Finally, our base-case outlook assumes that sectoral TFP projections are expected to grow in line with their historical averages. Moreover, we also assume that the historical relationship between TFP, digitalization and aging remains unchanged going forward. Any departure from these assumptions would lead to a different path for the TFP projection. For instance, the emergence of artificial intelligence could increase TFP gains per unit of investment relative to the pre-pandemic average.


Estimating the historical relationship between total factor productivity, digitalization and aging

This relationship is estimated using a fixed-effect regression with annual sector-level data:

\(\displaystyle\, TFP_{j,t} \) \(\displaystyle=\, \beta_{j}DI_{j,t-1} \) \(\displaystyle+\, γ_{1,k}S_{j,t}^k \) \(\displaystyle+\, γ_{2,k}S_{j,t}^k D_{2000} \) \(\displaystyle+\, \delta X_{j,t-1} \) \(\displaystyle+\, \alpha_{j} \) \(\displaystyle+\, \theta_{t} \) \(\displaystyle+\, \epsilon_{j,t} \) \(\displaystyle,\) \(\displaystyle (1)\)

where \(\displaystyle\, j\) denotes sector and \(\displaystyle\, t\) time, \(\displaystyle\, \alpha_{j}\) and \(\displaystyle\, \theta_{t}\) are sector and time-fixed effects, and \(\displaystyle\, k\ \epsilon\ (young, old)\). \(\displaystyle\, D_{2000}\) is a binary variable equal to 1 for the year 2000 and after, and X controls for past total factor productivity (TFP), research and development (R&D), intangible investment and education.26 All variables are in level.

Following Anderton, Botelho and Reimers (2023), we define digital intensity (DI) as real investment in computers and software in a given sector divided by real total investment in this sector. The digital intensity parameter is sector-specific.  

Aging is captured by the share \(\displaystyle\, S_{j,t}^{young} \) of young workers (aged 29 and under) in each sector and the share of older workers \(\displaystyle\, S_{j,t}^{old} \) (aged 50 and over). The estimated relationship of aging is linear by segment as indicated by the interaction between the shares and \(\displaystyle\, D_{2000}\).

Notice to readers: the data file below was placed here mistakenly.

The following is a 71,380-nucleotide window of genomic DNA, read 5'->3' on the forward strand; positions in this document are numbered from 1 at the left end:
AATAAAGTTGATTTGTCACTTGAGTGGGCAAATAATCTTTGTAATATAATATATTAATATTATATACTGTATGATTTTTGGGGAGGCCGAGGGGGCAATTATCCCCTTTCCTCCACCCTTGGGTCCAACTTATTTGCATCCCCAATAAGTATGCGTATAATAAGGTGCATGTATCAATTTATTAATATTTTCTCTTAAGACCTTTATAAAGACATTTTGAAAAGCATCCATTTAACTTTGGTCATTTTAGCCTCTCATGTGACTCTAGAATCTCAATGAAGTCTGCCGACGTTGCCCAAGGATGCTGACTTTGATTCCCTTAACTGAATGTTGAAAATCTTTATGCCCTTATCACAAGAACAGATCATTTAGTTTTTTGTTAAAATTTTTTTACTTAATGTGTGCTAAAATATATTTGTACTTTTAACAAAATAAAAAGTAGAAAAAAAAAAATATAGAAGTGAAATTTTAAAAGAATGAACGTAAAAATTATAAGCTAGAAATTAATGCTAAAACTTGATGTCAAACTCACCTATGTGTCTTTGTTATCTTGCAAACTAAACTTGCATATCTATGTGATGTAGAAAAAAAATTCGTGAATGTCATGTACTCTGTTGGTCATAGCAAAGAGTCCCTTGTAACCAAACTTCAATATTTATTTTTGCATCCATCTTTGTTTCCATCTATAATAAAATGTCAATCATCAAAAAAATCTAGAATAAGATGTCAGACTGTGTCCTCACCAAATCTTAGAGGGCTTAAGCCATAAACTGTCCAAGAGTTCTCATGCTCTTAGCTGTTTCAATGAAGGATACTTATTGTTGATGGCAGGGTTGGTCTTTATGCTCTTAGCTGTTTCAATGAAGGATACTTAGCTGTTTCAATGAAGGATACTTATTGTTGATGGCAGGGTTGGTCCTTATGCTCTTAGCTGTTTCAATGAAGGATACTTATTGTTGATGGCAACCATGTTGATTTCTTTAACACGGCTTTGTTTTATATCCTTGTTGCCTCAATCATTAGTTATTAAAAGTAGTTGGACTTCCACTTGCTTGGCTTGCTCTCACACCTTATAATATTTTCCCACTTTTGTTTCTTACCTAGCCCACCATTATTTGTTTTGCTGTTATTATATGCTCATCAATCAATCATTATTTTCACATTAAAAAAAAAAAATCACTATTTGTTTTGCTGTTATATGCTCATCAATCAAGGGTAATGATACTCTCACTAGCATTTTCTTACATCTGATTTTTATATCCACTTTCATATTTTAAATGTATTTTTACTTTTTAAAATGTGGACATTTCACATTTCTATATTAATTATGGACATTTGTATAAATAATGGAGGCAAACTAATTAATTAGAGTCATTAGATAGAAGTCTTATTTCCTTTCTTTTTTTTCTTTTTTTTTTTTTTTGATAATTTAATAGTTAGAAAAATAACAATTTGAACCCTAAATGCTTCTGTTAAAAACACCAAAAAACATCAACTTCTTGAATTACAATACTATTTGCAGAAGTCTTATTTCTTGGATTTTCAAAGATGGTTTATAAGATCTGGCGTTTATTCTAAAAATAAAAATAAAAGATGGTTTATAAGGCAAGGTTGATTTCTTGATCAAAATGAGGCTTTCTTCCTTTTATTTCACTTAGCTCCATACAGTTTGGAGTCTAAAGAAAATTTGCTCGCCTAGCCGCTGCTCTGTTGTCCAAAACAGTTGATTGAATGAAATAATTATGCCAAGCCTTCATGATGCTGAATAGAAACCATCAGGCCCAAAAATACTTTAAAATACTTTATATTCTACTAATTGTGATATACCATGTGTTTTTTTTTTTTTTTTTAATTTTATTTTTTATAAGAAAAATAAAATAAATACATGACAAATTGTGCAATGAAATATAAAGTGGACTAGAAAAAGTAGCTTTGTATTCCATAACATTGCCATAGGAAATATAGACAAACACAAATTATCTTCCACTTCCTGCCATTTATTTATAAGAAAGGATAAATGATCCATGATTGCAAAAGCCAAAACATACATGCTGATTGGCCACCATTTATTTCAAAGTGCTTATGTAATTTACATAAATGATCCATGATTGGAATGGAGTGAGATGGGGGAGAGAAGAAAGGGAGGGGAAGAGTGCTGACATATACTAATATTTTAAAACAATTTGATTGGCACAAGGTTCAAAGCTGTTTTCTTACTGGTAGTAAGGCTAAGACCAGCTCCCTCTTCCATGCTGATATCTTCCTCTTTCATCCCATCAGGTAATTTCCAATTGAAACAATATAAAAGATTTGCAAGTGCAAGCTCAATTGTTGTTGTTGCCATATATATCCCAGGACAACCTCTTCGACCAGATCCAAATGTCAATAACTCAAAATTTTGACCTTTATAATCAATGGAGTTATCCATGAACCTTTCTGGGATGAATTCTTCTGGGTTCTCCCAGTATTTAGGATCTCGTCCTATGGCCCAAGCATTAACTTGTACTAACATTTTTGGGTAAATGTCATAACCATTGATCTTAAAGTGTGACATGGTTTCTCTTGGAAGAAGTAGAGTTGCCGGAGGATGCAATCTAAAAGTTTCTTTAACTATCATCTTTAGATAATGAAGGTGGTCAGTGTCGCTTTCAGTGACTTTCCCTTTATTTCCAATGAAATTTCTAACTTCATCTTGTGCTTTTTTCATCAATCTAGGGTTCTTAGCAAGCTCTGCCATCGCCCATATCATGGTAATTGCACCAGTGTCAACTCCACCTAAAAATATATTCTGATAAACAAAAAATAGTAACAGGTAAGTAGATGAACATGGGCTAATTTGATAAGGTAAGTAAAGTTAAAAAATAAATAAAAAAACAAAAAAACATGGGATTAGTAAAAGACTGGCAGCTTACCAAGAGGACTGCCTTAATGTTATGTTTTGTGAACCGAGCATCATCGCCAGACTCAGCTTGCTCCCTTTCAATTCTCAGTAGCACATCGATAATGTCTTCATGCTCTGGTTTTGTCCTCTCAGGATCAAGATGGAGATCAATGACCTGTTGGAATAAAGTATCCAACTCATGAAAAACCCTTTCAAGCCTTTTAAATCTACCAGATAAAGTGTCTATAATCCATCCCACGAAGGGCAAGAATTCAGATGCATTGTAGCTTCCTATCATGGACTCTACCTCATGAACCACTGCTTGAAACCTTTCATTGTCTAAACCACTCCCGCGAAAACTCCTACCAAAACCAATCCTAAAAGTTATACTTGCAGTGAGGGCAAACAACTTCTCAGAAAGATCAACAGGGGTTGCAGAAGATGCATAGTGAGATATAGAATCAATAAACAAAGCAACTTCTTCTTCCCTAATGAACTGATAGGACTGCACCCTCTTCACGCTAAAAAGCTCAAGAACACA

Estimated parameters for DI turn out to be mostly positive, although not all of them are significant (Table A-1). Taking the estimated parameters for the manufacturing sector, an increase of 1 unit in the digital index of this sector generates a 1.49 unit increase of the TFP index. A joint test of the significance of all DI parameters rejects the null hypothesis that they are all equal to zero. R&D and intangible investment do not play a sizable role, although the estimated coefficients are significant.27

Turning to aging, we find that younger workers are relatively less productive than prime-age workers. As a result, an increase in the share of young workers reduces the level of TFP. The share of older workers also has a large negative impact, but only after the year 2000. Older workers were found to be as productive as prime-age workers in the previous decades.

Table A-1: Estimated coefficients of equation (1)

Table A-1: Estimated coefficients of equation (1)
Variable Estimated coefficient Standard errors
Digital intensity (DI)
DI – agriculture 16.17*** 1.827
DI – mining, oil and gas -2.17 2.193
DI – utilities 0.01 0.287
DI – construction -0.44 0.328
DI – manufacturing 1.49*** 0.293
DI – wholesale 0.64*** 0.117
DI – retail 0.64*** 0.136
DI – transportation 0.24 0.245
DI – finance and insurance 0.07 0.127
DI – remaining services -0.08 0.057
DI – information and recreation 0.02 0.102
Share of young workers -32.22*** 9.138